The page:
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Dopamine-Induced Dysconnectivity Between Salience Network and Auditory Cortex in Subjects With Psychotic-like Experiences: A Randomized Double-Blind Placebo-Controlled Study


Rössler, Julian; Rössler, Wulf; Seifritz, Erich; Unterrassner, Lui; Wyss, Thomas; Haker, Helene; Wotruba, Diana (2019). Dopamine-Induced Dysconnectivity Between Salience Network and Auditory Cortex in Subjects With Psychotic-like Experiences: A Randomized Double-Blind Placebo-Controlled Study. Schizophrenia Bulletin:Epub ahead of print.

Abstract

Dopamine is involved in the pathophysiology of schizophrenia. Disrupted salience processing by the salience network (SN) may be a central link between dysregulated dopamine function and psychotic symptoms. However, dopaminergic influence on the SN and its presumed influence on psychotic and subpsychotic symptoms or psychotic-like experiences in healthy individuals remain unclear. Therefore, we investigated dopamine-induced changes in functional connectivity of the right anterior insula (rAI), a central SN hub, and their association with psychotic-like experiences. We enrolled 54 healthy, right-handed male subjects in a randomized, double-blind, cross-sectional placebo-controlled experiment. Psychotic-like experiences were assessed using the revised Exceptional Experiences Questionnaire (PAGE-R). They then received either placebo (n = 32) or 200 mg L-DOPA (n = 33), a dopamine precursor, orally and underwent resting-state functional magnetic resonance imaging. In a seed-to-voxel approach, we analyzed dopamine-induced changes in functional connectivity of the rAI and assessed the relationship between functional connectivity changes and PAGE-R score. L-DOPA reduced functional connectivity between the rAI and the left auditory cortex planum polare. In the placebo group, we found a strong negative correlation between PAGE-R score and rAI to planum polare functional connectivity; in the L-DOPA group, there was a strong positive correlation between PAGE-R score and functional connectivity between rAI and planum polare. The PAGE-R score explained about 30% of the functional connectivity variation between rAI and planum polare in the two groups. Our findings suggest that psychotic-like experiences are associated with dopamine-induced disruption of auditory input to the SN, which may lead to aberrant attribution of salience.

Abstract

Dopamine is involved in the pathophysiology of schizophrenia. Disrupted salience processing by the salience network (SN) may be a central link between dysregulated dopamine function and psychotic symptoms. However, dopaminergic influence on the SN and its presumed influence on psychotic and subpsychotic symptoms or psychotic-like experiences in healthy individuals remain unclear. Therefore, we investigated dopamine-induced changes in functional connectivity of the right anterior insula (rAI), a central SN hub, and their association with psychotic-like experiences. We enrolled 54 healthy, right-handed male subjects in a randomized, double-blind, cross-sectional placebo-controlled experiment. Psychotic-like experiences were assessed using the revised Exceptional Experiences Questionnaire (PAGE-R). They then received either placebo (n = 32) or 200 mg L-DOPA (n = 33), a dopamine precursor, orally and underwent resting-state functional magnetic resonance imaging. In a seed-to-voxel approach, we analyzed dopamine-induced changes in functional connectivity of the rAI and assessed the relationship between functional connectivity changes and PAGE-R score. L-DOPA reduced functional connectivity between the rAI and the left auditory cortex planum polare. In the placebo group, we found a strong negative correlation between PAGE-R score and rAI to planum polare functional connectivity; in the L-DOPA group, there was a strong positive correlation between PAGE-R score and functional connectivity between rAI and planum polare. The PAGE-R score explained about 30% of the functional connectivity variation between rAI and planum polare in the two groups. Our findings suggest that psychotic-like experiences are associated with dopamine-induced disruption of auditory input to the SN, which may lead to aberrant attribution of salience.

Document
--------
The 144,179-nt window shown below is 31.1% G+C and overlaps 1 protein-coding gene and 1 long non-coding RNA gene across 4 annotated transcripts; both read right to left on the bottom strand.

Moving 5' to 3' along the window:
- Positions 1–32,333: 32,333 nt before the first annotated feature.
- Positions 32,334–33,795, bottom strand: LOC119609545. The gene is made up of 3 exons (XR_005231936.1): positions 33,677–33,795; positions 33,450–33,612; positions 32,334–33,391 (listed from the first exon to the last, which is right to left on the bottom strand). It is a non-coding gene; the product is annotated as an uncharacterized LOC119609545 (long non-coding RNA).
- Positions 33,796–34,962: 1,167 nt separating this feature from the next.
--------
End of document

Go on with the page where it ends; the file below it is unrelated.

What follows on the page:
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Item Type:Journal Article, refereed, original work
Communities & Collections:04 Faculty of Medicine > University Hospital Zurich > Institute of Anesthesiology
Dewey Decimal Classification:610 Medicine & health
Uncontrolled Keywords:Psychiatry and Mental health
Language:English
Date:21 November 2019
Deposited On:05 Dec 2019 13:54
Last Modified:05 Dec 2019 13:54
Publisher:Oxford University Press
ISSN:0586-7614
OA Status:Closed
Free access at:Publisher DOI. An embargo period may apply.
Publisher DOI:https://doi.org/10.1093/schbul/sbz110
PubMed ID:31751466

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